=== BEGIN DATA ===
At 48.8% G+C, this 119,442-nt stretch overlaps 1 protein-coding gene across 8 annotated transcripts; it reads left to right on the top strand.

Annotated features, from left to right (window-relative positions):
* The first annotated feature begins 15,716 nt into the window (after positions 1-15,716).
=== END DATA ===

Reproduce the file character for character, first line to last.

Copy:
At 48.8% G+C, this 119,442-nt stretch overlaps 1 protein-coding gene across 8 annotated transcripts; it reads left to right on the top strand.

Annotated features, from left to right (window-relative positions):
* The first annotated feature begins 15,716 nt into the window (after positions 1-15,716).